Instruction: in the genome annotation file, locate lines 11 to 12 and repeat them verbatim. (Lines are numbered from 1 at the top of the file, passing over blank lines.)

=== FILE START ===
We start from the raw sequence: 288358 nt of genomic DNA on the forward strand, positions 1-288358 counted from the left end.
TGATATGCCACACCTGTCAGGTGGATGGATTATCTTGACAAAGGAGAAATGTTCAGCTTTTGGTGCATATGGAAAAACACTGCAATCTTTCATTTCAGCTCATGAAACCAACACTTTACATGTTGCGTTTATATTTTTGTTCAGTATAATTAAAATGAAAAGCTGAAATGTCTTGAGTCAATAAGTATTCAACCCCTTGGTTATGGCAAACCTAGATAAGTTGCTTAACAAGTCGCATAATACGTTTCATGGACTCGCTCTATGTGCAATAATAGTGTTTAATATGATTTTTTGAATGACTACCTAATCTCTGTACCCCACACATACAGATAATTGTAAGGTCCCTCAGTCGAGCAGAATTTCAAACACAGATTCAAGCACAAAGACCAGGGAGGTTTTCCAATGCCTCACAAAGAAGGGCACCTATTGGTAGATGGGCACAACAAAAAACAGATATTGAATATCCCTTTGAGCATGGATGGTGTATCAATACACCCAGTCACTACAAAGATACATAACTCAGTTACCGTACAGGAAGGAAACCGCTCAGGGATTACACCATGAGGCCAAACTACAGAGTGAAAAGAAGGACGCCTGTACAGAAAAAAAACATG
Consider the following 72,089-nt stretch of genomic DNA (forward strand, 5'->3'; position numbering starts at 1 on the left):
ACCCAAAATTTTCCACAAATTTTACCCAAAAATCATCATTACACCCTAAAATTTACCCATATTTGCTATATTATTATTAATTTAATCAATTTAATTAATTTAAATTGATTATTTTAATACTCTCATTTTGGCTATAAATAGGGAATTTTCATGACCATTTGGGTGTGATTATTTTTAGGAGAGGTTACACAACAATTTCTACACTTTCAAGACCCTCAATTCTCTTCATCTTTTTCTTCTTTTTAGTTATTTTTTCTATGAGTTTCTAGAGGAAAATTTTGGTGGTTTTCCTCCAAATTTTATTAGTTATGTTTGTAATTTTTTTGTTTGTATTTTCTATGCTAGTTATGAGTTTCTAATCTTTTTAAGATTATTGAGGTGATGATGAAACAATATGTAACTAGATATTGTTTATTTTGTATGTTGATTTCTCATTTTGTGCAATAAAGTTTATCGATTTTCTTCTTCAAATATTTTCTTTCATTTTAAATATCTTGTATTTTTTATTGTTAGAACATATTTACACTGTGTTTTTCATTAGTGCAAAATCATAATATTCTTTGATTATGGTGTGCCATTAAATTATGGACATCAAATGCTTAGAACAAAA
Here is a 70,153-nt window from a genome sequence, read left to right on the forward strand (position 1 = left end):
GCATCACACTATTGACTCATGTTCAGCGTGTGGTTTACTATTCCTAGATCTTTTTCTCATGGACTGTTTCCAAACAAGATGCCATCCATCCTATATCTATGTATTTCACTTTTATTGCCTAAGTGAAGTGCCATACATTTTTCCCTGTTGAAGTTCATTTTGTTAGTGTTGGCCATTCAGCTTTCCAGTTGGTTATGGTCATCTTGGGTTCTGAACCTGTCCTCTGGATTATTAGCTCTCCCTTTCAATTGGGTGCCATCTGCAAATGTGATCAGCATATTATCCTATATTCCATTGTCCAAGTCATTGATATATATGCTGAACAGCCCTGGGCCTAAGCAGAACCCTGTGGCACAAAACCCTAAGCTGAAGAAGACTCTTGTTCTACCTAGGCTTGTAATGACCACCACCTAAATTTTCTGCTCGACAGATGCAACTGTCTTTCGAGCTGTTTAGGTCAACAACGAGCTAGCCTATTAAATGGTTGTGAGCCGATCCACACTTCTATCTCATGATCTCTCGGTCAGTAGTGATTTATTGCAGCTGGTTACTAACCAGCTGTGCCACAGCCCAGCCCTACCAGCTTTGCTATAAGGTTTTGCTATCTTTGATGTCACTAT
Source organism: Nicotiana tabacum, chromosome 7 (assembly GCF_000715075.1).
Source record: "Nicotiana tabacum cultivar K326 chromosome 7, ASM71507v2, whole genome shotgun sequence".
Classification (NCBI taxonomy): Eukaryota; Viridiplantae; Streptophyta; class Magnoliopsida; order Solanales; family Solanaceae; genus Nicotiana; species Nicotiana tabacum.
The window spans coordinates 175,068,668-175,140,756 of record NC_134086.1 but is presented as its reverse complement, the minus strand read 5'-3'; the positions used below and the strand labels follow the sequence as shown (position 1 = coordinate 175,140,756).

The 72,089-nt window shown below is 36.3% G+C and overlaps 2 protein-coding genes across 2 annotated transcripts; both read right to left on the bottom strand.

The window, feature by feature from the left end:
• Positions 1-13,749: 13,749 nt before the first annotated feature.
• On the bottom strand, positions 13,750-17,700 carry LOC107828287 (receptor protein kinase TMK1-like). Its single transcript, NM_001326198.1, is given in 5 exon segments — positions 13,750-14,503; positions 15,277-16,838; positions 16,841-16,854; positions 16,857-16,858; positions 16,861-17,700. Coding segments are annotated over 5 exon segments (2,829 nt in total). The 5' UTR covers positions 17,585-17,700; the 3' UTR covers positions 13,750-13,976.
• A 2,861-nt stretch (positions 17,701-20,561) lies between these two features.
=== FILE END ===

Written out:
The 72,089-nt window shown below is 36.3% G+C and overlaps 2 protein-coding genes across 2 annotated transcripts; both read right to left on the bottom strand.

The window, feature by feature from the left end: